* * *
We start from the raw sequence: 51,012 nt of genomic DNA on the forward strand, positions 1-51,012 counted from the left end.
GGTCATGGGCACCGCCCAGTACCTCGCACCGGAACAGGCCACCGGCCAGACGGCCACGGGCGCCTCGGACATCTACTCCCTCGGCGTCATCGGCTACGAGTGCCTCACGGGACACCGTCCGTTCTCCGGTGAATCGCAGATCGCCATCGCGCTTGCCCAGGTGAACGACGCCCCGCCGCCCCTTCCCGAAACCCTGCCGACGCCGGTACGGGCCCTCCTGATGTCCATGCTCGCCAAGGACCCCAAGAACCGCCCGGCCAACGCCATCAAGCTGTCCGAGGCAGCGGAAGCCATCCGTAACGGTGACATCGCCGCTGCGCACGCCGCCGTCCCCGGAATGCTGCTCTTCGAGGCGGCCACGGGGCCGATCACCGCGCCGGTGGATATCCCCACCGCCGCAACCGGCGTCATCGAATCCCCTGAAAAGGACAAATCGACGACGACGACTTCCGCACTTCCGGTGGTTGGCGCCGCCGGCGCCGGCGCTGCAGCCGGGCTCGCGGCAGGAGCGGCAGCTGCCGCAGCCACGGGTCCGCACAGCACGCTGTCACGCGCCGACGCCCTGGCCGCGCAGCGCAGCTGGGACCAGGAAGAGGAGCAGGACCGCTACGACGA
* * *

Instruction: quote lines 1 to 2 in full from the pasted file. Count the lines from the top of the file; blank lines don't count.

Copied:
We start from the raw sequence: 51,012 nt of genomic DNA on the forward strand, positions 1-51,012 counted from the left end.
GGTCATGGGCACCGCCCAGTACCTCGCACCGGAACAGGCCACCGGCCAGACGGCCACGGGCGCCTCGGACATCTACTCCCTCGGCGTCATCGGCTACGAGTGCCTCACGGGACACCGTCCGTTCTCCGGTGAATCGCAGATCGCCATCGCGCTTGCCCAGGTGAACGACGCCCCGCCGCCCCTTCCCGAAACCCTGCCGACGCCGGTACGGGCCCTCCTGATGTCCATGCTCGCCAAGGACCCCAAGAACCGCCCGGCCAACGCCATCAAGCTGTCCGAGGCAGCGGAAGCCATCCGTAACGGTGACATCGCCGCTGCGCACGCCGCCGTCCCCGGAATGCTGCTCTTCGAGGCGGCCACGGGGCCGATCACCGCGCCGGTGGATATCCCCACCGCCGCAACCGGCGTCATCGAATCCCCTGAAAAGGACAAATCGACGACGACGACTTCCGCACTTCCGGTGGTTGGCGCCGCCGGCGCCGGCGCTGCAGCCGGGCTCGCGGCAGGAGCGGCAGCTGCCGCAGCCACGGGTCCGCACAGCACGCTGTCACGCGCCGACGCCCTGGCCGCGCAGCGCAGCTGGGACCAGGAAGAGGAGCAGGACCGCTACGACGA